In a town this cosy, accommodation options aren't what you'd call abundant — Noosa or any other bigger Sunny Coast locality, this well and truly isn't. Here, it's all about quality over quantity, but there's still something available for every budget. If it's luxury you're after, then you'll want to check into either Plantation Resort at Rainbow or Rainbow Ocean Palms Resort. Both feature the type of furniture, fixtures and facilities you'd expect of resort-style hotels, plus beach-adjacent locations and panoramic views as well.

Or, venture a few streets away from the shore to find the peaceful, more modest homes away from home that are the Rainbow Getaway Apartments. Rainbow Sea Resort is also a bit further away from the water, but offers ocean views from its more modern digs. And don't overlook Debbie's Place, a motel perfect for one-night stays run by someone who just might be the friendliest of accommodation hosts.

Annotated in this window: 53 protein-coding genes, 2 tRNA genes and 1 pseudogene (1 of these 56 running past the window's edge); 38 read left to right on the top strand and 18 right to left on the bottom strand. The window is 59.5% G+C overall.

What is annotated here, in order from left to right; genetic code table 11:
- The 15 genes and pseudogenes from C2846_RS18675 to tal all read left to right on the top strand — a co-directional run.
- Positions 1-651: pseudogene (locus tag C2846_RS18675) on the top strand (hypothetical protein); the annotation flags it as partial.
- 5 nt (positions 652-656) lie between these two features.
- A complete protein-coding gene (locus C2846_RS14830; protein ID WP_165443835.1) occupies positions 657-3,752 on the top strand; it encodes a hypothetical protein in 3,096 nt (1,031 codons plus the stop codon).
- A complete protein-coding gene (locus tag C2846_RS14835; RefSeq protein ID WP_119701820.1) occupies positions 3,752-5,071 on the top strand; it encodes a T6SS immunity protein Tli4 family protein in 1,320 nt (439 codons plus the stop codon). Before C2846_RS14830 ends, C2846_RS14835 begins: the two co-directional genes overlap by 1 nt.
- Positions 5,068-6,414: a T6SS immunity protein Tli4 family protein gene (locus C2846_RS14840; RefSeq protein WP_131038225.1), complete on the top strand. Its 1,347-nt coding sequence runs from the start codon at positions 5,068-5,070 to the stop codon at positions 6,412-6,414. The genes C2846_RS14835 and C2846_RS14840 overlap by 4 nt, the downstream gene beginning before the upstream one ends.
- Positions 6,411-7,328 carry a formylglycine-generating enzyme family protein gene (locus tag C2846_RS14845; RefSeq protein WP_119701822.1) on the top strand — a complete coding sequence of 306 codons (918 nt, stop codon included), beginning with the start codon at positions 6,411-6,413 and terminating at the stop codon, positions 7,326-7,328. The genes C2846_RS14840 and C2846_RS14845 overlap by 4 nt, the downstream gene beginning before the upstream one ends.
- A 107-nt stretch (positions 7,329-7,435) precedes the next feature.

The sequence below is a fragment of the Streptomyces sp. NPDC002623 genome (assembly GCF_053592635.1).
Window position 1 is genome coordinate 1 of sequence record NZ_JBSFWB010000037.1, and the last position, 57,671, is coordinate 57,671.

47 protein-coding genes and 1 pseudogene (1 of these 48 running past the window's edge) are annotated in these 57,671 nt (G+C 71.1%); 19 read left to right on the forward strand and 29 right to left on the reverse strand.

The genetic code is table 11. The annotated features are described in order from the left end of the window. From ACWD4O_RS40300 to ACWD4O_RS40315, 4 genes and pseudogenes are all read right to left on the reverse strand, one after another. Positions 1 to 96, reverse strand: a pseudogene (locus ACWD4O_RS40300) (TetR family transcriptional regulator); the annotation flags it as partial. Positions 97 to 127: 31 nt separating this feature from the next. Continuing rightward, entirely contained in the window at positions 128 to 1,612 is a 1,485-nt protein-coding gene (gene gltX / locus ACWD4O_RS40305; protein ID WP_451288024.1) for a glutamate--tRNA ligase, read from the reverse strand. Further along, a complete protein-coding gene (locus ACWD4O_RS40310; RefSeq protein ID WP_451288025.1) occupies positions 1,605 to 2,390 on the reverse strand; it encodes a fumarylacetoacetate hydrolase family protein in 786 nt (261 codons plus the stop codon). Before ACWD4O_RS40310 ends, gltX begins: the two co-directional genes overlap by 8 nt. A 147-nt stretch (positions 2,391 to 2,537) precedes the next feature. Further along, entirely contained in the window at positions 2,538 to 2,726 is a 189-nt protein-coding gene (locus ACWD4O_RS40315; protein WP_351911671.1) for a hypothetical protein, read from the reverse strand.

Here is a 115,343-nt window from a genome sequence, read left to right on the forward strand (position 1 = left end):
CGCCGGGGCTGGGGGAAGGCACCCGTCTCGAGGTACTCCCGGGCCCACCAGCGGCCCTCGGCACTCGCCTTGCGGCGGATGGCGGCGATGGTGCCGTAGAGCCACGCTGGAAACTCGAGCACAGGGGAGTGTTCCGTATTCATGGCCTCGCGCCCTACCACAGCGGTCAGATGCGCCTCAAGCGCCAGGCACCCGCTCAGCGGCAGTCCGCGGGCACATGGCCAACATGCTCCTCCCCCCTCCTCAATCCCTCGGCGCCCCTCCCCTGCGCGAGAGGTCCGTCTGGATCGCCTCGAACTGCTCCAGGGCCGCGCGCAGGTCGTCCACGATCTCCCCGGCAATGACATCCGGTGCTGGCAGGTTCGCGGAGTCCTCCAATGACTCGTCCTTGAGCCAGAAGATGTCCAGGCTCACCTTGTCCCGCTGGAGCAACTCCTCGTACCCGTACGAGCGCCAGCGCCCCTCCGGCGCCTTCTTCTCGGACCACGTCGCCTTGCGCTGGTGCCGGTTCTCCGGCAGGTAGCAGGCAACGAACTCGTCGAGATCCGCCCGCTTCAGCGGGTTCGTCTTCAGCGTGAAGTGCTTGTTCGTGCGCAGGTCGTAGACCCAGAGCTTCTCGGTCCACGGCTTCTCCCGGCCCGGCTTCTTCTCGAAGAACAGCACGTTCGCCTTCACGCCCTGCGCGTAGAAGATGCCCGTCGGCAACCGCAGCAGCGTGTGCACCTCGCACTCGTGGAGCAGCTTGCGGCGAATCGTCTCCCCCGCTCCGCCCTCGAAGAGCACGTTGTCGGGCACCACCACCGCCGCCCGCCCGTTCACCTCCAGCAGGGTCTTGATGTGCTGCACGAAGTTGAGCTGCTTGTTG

A handful of hostels can also be found in Rainbow Beach for those really looking to save their pennies (and are up for sharing their holiday experience with strangers). Whether you choose Dingo's Rainbow Beach Hostel, Rainbow Beach Hostel, or Pippie's Beachhouse, they're all located on the same block, so they're rather easy to find.

ALRIGHT, LET'S DO THIS

If you're Rainbow Beach-bound from Brisbane, then the Bruce Highway is about to become your new best friend. Just head north for around 239 kilometres until you hit Gympie, then follow the signs east another 75 kilometres. Fun fact: the road direct to Rainbow Bay only opened in the late '60s, if you can believe it; before that, the only access was actually via boat from Tin Can Bay.

Top image: Flickr.

Published on August 01, 2016 by Sarah Ward